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HQ 555403

June 6, 1990

CLA-2 CO:R:CV:V 555403 CW


District Director of Customs
423 Canal Street
New Orleans, Louisiana 70130

RE: Application for Further Review of Protest No. 2002-8-0000217, contesting the denial of duty-free treatment for ethoxyquin under the U.S.-Israel FTA.Substantial transformation;article of commerce;Azteca Milling;chemicals

Dear Sir:

The above-referenced protest, filed by counsel on behalf of Helm New York Chemical Corp., contests the assessment of duties by your office on ethoxyquin feed grade imported from Israel in 1987. Protestant maintains that the chemical is eligible for duty-free treatment under the U.S.-Israel Free Trade Area Implementation Act of 1985 ("FTA"). We have considered in connection with this protest submissions from counsel dated April 18, 1986, and March 29, and August 11, 1988, as well as Customs Service New York Laboratory reports of February 19, 1987, and August 2, 1988, and a report prepared by the Office of Laboratories and Scientific Services, Headquarters, dated October 29, 1985.


Protestant states that Abic Ltd. ("manufacturer") produces ethoxyquin in Israel through a two step chemical synthesis. In the first step, the manufacturer condenses para-phenetidine with acetone to produce the compound para-phenetidine acetone anil ("anil"). In the second step, the anil, in the presence of an acid catalyst, is formed into crude ethoxyquin, which the manufacturer purifies by fractionated high vacuum distillation. Both the para-phenetidine and the acetone used in the manufacture of ethoxyquin are products of countries other than Israel.

According to the protestant, para-phenetidine, acetone, anil, and ethoxyquin have distinct molecular weights, CAS registry numbers, and structural and empirical formulas. The importer claims that anil produced by the manufacturer is an article of commerce because the compound is enumerated in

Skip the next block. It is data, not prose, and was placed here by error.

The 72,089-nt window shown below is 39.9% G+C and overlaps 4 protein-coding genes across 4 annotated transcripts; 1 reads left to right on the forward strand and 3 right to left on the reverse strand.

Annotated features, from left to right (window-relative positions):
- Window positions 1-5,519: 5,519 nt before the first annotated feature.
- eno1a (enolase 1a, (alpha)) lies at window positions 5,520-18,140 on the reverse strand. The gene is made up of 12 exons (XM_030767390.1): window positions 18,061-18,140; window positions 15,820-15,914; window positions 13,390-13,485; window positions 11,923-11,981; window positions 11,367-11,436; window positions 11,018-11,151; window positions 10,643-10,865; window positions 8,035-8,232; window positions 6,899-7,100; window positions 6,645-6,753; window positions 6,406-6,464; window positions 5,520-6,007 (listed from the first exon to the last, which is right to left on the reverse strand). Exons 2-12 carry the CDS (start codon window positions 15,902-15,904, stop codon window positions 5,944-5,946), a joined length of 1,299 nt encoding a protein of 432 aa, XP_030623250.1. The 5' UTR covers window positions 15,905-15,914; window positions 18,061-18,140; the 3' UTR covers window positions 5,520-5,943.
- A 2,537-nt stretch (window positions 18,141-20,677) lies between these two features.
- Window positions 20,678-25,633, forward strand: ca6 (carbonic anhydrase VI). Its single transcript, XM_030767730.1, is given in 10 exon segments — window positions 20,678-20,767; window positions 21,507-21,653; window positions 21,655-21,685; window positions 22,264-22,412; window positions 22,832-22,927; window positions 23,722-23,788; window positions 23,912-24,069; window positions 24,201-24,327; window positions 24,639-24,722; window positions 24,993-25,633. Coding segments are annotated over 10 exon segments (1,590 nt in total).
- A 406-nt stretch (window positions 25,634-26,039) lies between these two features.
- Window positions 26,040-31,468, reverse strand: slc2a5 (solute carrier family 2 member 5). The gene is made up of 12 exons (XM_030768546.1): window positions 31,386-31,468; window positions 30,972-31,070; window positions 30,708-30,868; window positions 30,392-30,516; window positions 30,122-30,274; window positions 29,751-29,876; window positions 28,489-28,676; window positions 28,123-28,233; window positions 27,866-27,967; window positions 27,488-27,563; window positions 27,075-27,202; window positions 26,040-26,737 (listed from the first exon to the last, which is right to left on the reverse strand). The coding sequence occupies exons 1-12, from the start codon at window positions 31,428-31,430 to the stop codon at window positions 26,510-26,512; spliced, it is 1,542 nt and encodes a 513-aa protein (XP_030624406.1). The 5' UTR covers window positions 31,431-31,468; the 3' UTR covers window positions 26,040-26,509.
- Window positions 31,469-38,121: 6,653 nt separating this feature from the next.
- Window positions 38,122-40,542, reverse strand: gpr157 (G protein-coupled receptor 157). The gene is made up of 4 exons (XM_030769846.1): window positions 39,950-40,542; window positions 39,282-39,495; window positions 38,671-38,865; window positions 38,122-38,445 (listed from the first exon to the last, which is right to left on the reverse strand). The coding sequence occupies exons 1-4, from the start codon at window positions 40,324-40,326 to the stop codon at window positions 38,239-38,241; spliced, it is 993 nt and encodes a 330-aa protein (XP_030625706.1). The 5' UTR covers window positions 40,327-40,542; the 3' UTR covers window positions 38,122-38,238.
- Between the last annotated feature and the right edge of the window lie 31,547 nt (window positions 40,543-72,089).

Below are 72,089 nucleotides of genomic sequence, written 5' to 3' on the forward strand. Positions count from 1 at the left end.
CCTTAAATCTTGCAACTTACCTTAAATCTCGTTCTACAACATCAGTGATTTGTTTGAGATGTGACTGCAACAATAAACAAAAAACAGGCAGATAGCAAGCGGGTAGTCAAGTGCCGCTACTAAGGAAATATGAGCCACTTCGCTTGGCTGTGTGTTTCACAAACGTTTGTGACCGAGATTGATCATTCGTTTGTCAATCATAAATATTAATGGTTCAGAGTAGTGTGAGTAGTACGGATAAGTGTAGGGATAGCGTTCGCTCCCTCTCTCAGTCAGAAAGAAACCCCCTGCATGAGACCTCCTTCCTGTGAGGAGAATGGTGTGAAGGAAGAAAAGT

chemical reference sources, the production of the compound is patented, the manufacturer has solicited and received commercial quotations for the sale of anil to other manufacturers of ethoxyquin, and the manufacturer has been able to submit a sample of anil to Customs.


Whether anil which is produced in the manufacture of ethoxyquin is a substantially transformed constituent material of the ethoxyquin for purposes of the FTA.


Under the FTA, eligible articles the growth, product, or manufacture of Israel which are imported directly to the U.S. from Israel qualify for duty-free treatment, provided the sum of (1) the cost or value of materials produced in Israel, plus (2) the direct costs of processing operations performed in Israel is not less than 35% of the appraised value of the article at the time it is entered. See P.L. 99-47, 99 Stat. 82, 19 U.S.C. 2112 note, and General Headnote 3(e)(viii), Tariff Schedules of the United States (now General Note 3(c)(vi), Harmonized Tariff Schedule of the United States).

If an article is produced from materials which are imported into Israel, as in this case, the cost or value of those materials may be counted toward the 35% value-content requirement, as "materials produced in Israel," only if they undergo a double substantial transformation in Israel. That is, the chemicals imported into Israel must be substantially transformed into a new or different intermediate article of commerce, which is itself substantially transformed in the production of the final article -- ethoxyquin.

A substantial transformation occurs "when an article emerges from a manufacturing process with a name, character, or use which differs from those of the original material subjected to the process." See The Torrington Co., v. United States, 764 F.2d 1563, 1568 (Fed. Cir. 1985), citing Texas Instruments Incorporated v. United States, 681 F.2d 778, 782 (CCPA 1982).

We find that the chemicals imported into Israel undergo the requisite double substantial transformation. The synthesis of para-phenetidine and acetone results in a compound, anil, which has a new name, character and use. As the importer claims, the anil has a molecular weight, CAS registry number, and empirical formula different than that of the imported chemicals or the ethoxyquin. According to The Merck Index, Tenth Edition (1983),